Will Canadians ever buy “small” trucks again?
As my Wheels colleague, Jill McIntosh, has written in her review of the updated-for-2012 Toyota Tacoma, Canadians love trucks—but not unless they are of the full-size nature.
You are probably well aware that the long-reigning best-selling new vehicle in Canada is the Ford F Series. But did you know that including the Chevrolet Silverado/GMC Sierra twins, the Ram (nee Dodge) 1500, and the less-popular Toyota Tundra and Nissan Titan, 193,694 full-size pickups have been sold though to the end of September this year, here in Canada*.
Now, contrast that number to the not-a-full-size truck segment, of which only 26,723 have been moved in the first nine months of this year. Sales of the abovementioned Tacoma (5,489), Ford Ranger (12,985), Chevy Colorado (2.039), GMC Canyon (1,759), Dodge Dakota (1,331), Nissan Frontier (2,022) and Honda Ridgeline (1,098), are miniscule compared to their big brother numbers. And with the departure for 2012 of the Ranger and Dakota, those numbers will likely drop as well.
Despite these less-than-stellar sales figures, though, there lies some optimism (perhaps driven by future stricter fuel economy regs) in small trucks.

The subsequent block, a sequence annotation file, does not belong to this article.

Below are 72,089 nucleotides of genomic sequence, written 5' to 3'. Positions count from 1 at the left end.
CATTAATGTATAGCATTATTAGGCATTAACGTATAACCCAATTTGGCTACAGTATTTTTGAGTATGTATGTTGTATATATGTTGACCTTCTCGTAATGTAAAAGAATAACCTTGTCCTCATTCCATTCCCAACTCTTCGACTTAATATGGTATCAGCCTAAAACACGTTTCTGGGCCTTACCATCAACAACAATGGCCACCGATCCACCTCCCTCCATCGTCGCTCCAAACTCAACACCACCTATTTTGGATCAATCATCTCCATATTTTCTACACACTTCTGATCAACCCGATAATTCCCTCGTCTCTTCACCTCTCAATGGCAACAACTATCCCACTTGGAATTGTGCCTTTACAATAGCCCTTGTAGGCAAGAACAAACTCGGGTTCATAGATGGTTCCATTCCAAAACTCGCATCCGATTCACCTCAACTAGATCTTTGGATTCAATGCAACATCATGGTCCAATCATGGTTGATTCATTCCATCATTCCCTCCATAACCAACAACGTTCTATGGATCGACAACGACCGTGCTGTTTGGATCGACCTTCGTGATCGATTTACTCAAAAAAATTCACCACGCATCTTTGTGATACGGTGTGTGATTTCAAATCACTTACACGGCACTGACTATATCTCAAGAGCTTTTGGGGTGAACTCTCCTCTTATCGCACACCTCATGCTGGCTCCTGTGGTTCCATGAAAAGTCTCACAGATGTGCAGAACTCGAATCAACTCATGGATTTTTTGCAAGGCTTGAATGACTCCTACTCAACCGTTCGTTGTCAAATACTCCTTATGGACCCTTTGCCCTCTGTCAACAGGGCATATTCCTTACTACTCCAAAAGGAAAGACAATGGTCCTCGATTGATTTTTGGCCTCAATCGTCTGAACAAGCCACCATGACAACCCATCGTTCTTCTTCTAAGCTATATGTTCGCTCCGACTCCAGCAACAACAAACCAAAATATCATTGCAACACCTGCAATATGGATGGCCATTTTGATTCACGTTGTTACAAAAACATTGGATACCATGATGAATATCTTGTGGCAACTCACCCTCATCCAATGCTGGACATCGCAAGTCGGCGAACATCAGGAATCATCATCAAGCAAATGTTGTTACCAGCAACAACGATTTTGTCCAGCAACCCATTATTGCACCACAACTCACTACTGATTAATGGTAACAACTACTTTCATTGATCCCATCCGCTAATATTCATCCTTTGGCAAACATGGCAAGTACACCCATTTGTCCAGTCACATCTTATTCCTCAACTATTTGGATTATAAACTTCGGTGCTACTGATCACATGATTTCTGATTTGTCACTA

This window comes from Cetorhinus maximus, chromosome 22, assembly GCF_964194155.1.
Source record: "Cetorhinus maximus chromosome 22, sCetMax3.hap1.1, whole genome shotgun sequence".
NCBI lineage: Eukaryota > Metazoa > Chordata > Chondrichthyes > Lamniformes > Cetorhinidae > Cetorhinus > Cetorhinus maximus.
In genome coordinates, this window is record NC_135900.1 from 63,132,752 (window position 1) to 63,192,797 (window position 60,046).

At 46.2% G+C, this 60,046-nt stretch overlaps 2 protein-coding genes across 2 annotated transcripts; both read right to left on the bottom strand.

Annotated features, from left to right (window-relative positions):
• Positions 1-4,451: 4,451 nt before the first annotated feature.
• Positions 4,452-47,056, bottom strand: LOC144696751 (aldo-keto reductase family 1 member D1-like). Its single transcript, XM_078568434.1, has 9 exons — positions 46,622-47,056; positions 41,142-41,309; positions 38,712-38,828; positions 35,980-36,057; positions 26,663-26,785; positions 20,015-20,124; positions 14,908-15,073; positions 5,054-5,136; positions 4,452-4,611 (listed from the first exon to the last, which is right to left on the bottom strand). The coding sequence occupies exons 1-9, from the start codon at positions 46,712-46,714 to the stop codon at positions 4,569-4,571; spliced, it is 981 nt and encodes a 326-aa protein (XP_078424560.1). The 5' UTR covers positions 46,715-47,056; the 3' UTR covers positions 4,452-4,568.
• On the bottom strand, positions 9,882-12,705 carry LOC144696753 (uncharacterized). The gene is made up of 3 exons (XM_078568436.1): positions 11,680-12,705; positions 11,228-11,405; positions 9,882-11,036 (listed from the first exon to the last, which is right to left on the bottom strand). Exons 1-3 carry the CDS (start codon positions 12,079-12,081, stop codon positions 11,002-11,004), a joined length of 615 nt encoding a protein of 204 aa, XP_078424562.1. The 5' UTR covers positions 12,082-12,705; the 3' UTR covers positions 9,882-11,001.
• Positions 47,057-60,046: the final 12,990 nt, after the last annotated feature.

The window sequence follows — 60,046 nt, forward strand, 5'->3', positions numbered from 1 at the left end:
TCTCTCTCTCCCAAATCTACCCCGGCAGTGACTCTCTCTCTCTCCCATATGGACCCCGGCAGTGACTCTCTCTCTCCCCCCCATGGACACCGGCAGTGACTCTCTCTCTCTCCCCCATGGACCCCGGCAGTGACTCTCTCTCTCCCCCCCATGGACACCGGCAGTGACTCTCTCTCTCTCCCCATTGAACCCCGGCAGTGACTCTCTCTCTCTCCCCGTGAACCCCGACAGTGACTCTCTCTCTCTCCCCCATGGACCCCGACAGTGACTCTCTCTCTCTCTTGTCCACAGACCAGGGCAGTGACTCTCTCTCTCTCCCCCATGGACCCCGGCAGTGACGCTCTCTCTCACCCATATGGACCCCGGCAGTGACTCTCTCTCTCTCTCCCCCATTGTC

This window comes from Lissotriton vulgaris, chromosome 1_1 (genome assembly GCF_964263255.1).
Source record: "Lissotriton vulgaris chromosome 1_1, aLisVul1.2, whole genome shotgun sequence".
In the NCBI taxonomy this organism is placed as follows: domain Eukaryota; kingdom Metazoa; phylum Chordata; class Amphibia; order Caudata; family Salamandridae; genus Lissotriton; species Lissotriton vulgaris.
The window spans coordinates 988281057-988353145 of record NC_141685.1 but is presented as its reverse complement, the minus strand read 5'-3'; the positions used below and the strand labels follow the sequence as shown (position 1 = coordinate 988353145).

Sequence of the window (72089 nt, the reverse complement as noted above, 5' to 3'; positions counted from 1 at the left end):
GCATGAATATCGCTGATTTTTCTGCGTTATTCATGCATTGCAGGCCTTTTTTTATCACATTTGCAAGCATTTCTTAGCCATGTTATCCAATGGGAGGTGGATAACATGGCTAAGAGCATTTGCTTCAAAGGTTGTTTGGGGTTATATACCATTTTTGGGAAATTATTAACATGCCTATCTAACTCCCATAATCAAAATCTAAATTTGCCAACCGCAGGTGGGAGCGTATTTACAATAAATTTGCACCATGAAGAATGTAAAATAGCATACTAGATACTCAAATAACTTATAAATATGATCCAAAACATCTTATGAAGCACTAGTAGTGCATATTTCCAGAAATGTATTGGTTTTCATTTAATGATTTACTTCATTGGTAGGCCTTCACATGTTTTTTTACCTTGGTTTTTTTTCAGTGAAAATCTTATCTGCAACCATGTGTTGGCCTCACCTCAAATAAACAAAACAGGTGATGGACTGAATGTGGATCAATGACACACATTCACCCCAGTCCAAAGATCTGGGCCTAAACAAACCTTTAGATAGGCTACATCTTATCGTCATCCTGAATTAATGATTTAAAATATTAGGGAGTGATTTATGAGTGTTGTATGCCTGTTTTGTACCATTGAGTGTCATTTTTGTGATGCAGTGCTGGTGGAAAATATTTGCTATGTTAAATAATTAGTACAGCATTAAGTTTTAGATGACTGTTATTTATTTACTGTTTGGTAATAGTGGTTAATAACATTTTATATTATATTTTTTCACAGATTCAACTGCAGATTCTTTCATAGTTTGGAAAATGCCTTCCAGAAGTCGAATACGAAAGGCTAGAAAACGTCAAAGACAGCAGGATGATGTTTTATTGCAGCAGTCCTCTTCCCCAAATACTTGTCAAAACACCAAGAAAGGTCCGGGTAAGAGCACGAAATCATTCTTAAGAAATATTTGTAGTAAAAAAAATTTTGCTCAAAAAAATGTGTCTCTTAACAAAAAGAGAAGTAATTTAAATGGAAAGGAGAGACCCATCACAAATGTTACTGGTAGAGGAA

GM is replacing its mid-sizers for 2013 with an all-new Chevy Colorado, already launched in Thailand (above.) While Dodge is (apparently) working on a minivan-based Dakota replacement, similar in concept to the Ridgeline.
Yet, unless the automakers remove the existing incentive money from the hoods of their full-size models, it’s hard to see why buyers would go for the smaller trucks.
For example, a brief look at the Dakota’s spec sheet is all the evidence new truck buyers need to understand why it’s being canned. It can’t carry or tow as much as the full-size Ram, and its cabin is smaller. That’s obvious. But the Ram’s price doesn’t reflect its deficiencies: A base Dakota starts at $29,495—thousands more than a $21,570 Ram 1500.
So despite their continuing existence in showrooms, do you think Canadians will ever cotton to smaller tucks?
Or, eventually, will cheap, full-size pickups simply be the only choice truck buyers will have?
* Source: Automotive News Data Center and Association of International Automobile Manufacturers of Canada and company sources